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Pilates vs Yoga

Let me count the ways.... They are beautifully intersected, but also they dance to slightly different tunes. I counted 20 ways they are similar.

As a qualified and experienced teacher/practitioners of both wonderful modulates I have a lot to say on this subject! They both share so much, but they divert when Yoga sees the person as a whole and part of everything and Pilates keeps a focused view on the body. Pilates acknowledges the mind-body connection and the inner confidence and strength it stirs in it's students and practitioners but stops short there.


Both Yoga* and Pilates share:

  1. Movement is coordinated with the breath. And, that the breath piece is vital to the practice.

  2. Concentration. Which can led to meditation. Both are meditation through movement connected with the breath. Another word, mindfulness.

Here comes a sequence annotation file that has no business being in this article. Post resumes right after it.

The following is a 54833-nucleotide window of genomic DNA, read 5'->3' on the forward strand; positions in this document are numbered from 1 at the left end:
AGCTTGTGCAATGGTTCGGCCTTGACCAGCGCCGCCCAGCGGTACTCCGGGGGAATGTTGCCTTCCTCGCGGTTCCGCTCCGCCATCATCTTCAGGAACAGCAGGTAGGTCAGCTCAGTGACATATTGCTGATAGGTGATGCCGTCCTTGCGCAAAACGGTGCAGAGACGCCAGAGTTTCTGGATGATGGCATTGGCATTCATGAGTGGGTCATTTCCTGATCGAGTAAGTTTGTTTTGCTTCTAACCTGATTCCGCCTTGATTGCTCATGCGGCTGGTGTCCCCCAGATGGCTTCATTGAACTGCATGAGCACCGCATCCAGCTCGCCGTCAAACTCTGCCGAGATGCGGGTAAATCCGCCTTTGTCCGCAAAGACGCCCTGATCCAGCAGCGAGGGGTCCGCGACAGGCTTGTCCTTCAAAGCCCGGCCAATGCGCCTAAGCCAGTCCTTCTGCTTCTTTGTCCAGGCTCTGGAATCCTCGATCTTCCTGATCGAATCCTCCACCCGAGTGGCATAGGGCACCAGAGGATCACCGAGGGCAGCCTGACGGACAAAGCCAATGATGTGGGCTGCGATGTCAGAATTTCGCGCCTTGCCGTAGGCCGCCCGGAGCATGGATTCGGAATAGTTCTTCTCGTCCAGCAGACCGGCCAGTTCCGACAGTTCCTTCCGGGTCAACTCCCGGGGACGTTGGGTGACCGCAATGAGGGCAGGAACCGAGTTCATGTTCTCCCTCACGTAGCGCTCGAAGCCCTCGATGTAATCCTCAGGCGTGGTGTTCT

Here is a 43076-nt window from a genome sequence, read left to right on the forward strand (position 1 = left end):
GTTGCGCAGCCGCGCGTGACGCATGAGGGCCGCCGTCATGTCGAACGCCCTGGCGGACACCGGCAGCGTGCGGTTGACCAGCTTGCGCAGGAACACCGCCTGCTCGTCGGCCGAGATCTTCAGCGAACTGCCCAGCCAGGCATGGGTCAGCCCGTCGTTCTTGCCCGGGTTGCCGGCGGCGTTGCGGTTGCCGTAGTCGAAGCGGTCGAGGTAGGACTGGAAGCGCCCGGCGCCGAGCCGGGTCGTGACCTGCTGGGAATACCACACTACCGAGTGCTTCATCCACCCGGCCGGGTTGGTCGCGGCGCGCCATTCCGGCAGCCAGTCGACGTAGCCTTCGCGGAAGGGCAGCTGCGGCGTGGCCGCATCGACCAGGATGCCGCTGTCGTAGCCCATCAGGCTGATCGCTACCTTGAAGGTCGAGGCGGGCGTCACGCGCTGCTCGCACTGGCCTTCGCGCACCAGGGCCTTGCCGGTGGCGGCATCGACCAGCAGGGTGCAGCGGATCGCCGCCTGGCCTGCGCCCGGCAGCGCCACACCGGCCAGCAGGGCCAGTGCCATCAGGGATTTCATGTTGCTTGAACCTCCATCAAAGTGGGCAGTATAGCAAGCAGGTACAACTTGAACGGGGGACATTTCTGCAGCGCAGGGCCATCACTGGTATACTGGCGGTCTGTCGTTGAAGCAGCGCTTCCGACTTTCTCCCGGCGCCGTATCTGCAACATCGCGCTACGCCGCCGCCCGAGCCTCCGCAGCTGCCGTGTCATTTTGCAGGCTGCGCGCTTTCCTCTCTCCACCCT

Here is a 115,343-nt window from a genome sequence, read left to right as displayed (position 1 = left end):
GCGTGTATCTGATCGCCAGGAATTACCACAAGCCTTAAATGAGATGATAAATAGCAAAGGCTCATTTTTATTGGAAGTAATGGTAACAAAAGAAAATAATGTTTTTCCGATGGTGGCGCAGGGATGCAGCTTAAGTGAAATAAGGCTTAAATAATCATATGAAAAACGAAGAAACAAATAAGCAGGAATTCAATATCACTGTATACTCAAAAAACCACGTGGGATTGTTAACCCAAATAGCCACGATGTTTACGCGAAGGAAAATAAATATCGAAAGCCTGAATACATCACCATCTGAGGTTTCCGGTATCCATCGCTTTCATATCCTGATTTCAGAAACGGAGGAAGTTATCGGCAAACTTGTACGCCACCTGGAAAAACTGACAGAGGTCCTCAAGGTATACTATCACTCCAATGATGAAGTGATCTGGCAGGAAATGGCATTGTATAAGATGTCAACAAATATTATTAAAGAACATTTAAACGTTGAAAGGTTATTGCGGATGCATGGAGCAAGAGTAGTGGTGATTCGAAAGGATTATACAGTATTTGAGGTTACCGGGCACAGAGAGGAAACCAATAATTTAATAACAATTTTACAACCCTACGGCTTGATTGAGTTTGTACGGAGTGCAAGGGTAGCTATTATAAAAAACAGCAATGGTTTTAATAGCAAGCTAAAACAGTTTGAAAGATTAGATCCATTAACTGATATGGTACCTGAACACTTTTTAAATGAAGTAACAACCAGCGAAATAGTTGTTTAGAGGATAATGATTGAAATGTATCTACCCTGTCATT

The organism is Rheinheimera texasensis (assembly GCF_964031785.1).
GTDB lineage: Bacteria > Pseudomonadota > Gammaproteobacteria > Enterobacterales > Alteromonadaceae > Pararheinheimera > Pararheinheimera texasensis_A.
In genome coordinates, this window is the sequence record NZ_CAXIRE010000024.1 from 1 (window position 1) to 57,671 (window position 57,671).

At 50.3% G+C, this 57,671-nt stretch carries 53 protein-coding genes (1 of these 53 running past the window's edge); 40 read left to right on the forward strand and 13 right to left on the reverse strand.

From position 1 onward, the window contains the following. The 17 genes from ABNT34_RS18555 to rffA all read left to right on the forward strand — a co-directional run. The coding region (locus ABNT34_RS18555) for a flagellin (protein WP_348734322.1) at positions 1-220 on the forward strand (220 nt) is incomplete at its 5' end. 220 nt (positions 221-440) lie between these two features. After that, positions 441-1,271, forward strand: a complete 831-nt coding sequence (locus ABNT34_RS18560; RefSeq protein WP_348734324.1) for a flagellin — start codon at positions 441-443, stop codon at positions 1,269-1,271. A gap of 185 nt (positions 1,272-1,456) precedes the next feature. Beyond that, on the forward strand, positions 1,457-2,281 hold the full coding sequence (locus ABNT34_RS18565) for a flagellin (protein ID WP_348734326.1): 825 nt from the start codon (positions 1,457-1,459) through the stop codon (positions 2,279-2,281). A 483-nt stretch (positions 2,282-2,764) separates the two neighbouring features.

3. Alignment

  4. Flow

  5. Can be done during pregnancy and postpartum

  6. Focus on the Spine - although Yoga focuses more on the back body, and Pilates focuses on the front body (arguably). Joseph Pilates is quoted as "you are only as young as your spine". And, the yogis have a whole chakra and Nadi system along the spine.

  7. Relaxation and Restoration, stress reduction

  8. So many shapes!! Even the sun salutions are mirrored in Joe's push up flow. Child's pose, lunges, squats, bridging.... and so many more!

  9. Both integrate mind, body and spirit to create a life of balance

  10. Low impact

  11. Can be a gateway to the other practice - some Pilates folks find it easier to find the breath in a Pilates practice than a yoga, but then they start to realize Yoga is a much bigger study. And, Yoga folks can enjoy the precision of Pilates, and it's strengthening sprinkles into their vinyasa flows.

  12. Can be done well into your golden/silver years

  13. Both can be done everyday or be an effective as once a week to alleviate chronic pain.

  14. Accessible to all. Can be done with no props or mat. Or can get fancy. Both have modifications for everyones unique needs.

  15. I'm convinced because of both modalities focus on breath both hold a key to longevity and youth.